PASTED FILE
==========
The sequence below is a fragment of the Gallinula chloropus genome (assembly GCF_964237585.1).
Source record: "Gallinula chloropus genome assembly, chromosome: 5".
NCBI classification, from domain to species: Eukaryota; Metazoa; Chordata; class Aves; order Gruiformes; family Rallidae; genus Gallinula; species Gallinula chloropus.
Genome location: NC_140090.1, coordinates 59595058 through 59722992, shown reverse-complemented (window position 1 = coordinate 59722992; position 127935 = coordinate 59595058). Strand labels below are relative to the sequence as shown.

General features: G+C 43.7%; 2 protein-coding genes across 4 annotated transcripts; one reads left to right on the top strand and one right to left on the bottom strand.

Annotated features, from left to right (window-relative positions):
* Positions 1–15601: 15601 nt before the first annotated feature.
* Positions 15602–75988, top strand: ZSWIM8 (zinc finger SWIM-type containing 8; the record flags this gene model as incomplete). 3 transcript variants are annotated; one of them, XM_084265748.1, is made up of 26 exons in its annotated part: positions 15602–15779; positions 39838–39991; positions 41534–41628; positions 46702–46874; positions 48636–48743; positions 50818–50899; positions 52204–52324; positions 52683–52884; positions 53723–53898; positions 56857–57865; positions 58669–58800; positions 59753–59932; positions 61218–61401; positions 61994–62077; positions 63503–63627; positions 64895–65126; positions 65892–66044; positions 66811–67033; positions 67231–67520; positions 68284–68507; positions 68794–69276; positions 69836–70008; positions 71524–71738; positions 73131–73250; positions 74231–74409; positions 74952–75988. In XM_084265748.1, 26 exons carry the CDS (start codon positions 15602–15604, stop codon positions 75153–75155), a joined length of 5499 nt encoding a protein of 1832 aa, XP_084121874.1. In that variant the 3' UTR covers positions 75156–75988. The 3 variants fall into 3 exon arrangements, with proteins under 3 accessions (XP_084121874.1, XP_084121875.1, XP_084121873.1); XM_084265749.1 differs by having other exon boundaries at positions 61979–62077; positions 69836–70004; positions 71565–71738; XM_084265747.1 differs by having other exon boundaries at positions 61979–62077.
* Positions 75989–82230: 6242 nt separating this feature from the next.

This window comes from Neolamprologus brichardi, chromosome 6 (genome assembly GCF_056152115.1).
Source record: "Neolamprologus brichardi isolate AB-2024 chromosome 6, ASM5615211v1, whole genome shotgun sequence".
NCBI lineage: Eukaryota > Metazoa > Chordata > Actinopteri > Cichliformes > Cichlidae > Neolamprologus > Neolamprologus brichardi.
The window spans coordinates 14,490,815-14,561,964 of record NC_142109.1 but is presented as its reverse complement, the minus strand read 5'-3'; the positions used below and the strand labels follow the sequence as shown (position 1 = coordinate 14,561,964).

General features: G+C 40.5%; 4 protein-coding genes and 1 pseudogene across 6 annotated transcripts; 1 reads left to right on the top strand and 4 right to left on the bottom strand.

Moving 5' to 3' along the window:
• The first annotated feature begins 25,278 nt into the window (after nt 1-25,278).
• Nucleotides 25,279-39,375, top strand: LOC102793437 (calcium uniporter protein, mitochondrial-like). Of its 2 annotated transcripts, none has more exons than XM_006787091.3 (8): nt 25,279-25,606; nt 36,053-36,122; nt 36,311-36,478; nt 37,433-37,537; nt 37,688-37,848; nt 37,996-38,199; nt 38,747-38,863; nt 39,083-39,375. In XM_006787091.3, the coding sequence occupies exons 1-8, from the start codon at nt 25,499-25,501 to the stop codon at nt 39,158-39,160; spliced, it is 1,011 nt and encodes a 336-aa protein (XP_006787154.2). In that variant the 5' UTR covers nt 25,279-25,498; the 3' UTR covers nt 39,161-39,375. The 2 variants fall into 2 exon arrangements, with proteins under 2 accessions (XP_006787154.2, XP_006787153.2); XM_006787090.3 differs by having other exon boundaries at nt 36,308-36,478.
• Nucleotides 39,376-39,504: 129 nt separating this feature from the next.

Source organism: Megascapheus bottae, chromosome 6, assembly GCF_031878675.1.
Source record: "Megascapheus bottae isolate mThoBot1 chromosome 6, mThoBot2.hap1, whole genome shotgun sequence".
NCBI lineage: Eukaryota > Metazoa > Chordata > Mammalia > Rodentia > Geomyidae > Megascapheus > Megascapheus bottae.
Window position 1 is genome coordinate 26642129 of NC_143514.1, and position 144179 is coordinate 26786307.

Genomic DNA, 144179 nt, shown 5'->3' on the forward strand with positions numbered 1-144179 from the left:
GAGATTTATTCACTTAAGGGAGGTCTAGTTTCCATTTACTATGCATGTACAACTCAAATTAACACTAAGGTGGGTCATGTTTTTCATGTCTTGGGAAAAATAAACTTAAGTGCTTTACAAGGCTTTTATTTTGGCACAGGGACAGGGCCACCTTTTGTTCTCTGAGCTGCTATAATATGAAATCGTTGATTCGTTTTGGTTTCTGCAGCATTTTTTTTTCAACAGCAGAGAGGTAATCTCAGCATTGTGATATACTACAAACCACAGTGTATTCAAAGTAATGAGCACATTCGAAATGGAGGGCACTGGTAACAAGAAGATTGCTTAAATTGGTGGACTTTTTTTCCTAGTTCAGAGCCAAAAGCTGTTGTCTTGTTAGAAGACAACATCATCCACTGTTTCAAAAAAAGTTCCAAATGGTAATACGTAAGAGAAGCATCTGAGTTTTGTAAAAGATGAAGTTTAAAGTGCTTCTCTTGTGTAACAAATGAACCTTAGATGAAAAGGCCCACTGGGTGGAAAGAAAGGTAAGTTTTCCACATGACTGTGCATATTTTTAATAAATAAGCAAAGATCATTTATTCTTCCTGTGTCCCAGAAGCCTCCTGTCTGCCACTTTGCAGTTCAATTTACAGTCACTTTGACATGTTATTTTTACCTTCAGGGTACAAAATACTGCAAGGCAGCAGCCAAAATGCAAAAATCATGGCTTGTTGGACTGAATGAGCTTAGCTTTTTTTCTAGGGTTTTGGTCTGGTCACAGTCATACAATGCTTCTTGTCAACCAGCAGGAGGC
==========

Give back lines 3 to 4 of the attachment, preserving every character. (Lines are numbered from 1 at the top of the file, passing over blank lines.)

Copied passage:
NCBI classification, from domain to species: Eukaryota; Metazoa; Chordata; class Aves; order Gruiformes; family Rallidae; genus Gallinula; species Gallinula chloropus.
Genome location: NC_140090.1, coordinates 59595058 through 59722992, shown reverse-complemented (window position 1 = coordinate 59722992; position 127935 = coordinate 59595058). Strand labels below are relative to the sequence as shown.